If you’re driving down Commercial Avenue in Anacortes, WA, you very well might miss The Business. Only two blocks away from the Port of Anacortes, it’s fairly removed from the rest of town. Only a simple wooden sign adorns the exterior, stating just the shop’s name and the subtitle “A Record Store.” The store’s interior is similarly spartan. The space is only 1,100 square feet in total, with bins of vinyl records and CDs on both side walls and a center island displaying more records and cassette tapes. Beneath these humble embellishments, however, is the unique and storied history of an independent retail outlet that is celebrating its 40th anniversary this year.
Founded in 1978, The Business originally sold miscellaneous products, such as books, stained glass, and birdseed. In 1995, founder Glen DesJardins turned the store over to Bret Lunsford – one of the core members of Beat Happening, an influential indie rock band from Olympia. The store has both moved location and changed ownership twice since then, and its retail focus has changed from miscellany, to music, to consignment. Under the current ownership of Nick Rennis and Evie Opp, The Business follows the model pioneered by Lunsford as a uniquely independent music store.
One defining element of The Business today is its focus on curation. All new titles in stock exclusively come from labels and artists that have direct connections with the store. “We want the things we stock to have a relationship with our space in a unique one-to-one way,” Rennis says. “To make it as a brick and mortar store in today’s music landscape, we have to be fiercely independent. Otherwise, we’d just be offering up whatever else one could easily find at Best Buy or Urban Outfitters or wherever it is people find Justin Timberlake records.”
Since 2012, another hallmark of The Business has been wholesale distribution and mail order fulfillment. Besides expanding their ventures and adding another revenue stream, the owners view this operation as “essential to establishing The Business as a worldwide hub for independent voices.” Similar to their practice with in-store titles, they operate this venture through thoughtful curation and direct relationships with independent artists and labels.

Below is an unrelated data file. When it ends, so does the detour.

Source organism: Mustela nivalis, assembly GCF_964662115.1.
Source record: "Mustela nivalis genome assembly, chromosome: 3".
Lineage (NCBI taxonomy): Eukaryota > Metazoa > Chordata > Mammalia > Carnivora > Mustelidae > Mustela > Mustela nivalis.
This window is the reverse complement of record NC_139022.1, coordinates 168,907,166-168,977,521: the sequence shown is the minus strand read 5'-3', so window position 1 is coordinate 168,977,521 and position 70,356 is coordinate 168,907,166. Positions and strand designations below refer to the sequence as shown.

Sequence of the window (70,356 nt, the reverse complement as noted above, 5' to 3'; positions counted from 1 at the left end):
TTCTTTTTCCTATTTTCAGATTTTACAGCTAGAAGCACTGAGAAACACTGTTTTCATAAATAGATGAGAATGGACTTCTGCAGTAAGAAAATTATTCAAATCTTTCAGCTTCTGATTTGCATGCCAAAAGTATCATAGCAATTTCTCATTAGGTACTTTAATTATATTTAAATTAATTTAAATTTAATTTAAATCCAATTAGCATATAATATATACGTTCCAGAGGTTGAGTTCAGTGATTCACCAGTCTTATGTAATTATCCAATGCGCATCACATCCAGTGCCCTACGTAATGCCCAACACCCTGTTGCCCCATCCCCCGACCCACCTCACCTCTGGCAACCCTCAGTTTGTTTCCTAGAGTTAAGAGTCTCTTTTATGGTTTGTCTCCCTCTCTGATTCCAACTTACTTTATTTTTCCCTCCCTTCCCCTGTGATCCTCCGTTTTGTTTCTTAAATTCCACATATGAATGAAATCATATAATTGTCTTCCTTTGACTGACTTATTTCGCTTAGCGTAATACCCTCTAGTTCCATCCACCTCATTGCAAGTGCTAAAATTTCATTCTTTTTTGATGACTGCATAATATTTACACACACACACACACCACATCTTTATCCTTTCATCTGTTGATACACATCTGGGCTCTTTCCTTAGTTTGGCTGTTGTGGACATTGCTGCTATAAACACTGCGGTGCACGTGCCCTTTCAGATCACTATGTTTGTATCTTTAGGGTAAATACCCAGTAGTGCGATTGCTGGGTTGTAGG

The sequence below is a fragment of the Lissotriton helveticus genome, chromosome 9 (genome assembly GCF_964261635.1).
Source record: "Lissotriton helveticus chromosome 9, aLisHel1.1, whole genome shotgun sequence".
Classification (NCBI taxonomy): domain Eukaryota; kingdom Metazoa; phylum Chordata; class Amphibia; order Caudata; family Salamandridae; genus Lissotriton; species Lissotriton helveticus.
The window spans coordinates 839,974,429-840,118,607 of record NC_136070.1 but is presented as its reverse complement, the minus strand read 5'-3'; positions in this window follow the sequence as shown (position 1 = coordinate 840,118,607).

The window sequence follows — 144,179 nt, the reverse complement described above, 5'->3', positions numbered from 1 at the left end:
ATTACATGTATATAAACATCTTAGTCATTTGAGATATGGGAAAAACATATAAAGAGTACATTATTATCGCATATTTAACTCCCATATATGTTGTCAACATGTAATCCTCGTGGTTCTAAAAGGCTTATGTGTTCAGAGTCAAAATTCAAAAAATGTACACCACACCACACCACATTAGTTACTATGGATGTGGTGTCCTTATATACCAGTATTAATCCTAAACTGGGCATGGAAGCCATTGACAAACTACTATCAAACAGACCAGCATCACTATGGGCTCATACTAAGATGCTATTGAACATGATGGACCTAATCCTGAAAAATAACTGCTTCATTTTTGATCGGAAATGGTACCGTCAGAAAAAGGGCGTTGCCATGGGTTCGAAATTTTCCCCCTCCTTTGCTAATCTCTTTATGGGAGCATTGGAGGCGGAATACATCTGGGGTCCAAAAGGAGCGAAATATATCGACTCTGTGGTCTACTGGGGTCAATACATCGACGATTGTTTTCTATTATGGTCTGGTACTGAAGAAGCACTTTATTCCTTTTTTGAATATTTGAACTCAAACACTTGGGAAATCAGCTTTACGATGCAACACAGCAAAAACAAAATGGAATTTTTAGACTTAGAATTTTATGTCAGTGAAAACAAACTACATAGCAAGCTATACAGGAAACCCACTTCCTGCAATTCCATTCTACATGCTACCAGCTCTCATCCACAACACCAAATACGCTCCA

For both in-store and behind-the-scenes operation, The Business is all about “upping the culture in Anacortes,” and their impact is definitely significant.
“Every musician I know who grew up in Anacortes would absolutely credit The Business as being a pillar of influence in their formative years,” says John Van Deusen, a local musician. He also cites The Business as broadening his own musical tastes – as well as hosting some of his favorite live performances ever. “Basically, without the Business, Anacortes would be dangerously close to a boring, upper middle-class hell hole,” Van Deusen says. “I’m so thankful it exists.”
Former owner Bret Lunsford also notes the store’s continuing impact. He cites at least one instance of The Business having a multigenerational influence on the local arts community. “I can think of one family whose (now) grandma consigned stained glass art in the 1970s, followed by the son’s hit psychedelic CD in the nineties … and the granddaughter is playing folk rock concerts at the new Business. And there’s more where that came from.” He says, “The Business has been meaningful to Anacortes as a place that welcomes human creative expression in a community context, in different ways.”
These feelings of fraternity go both ways. “There is a palpable sense of community here,” Rennis says, noting the decades of support from the city. “In many other places, folks don’t care about their downtowns or each other and don’t mind just buying things from corporate entities that offer things at ethically questionable prices.”
Now, 40 years after its inception, Rennis and Opp look to use The Business to spread that culture worldwide. “Anacortes is a special place … We are giving the chance for the rest of the world to interact with our little island in ways like never before.”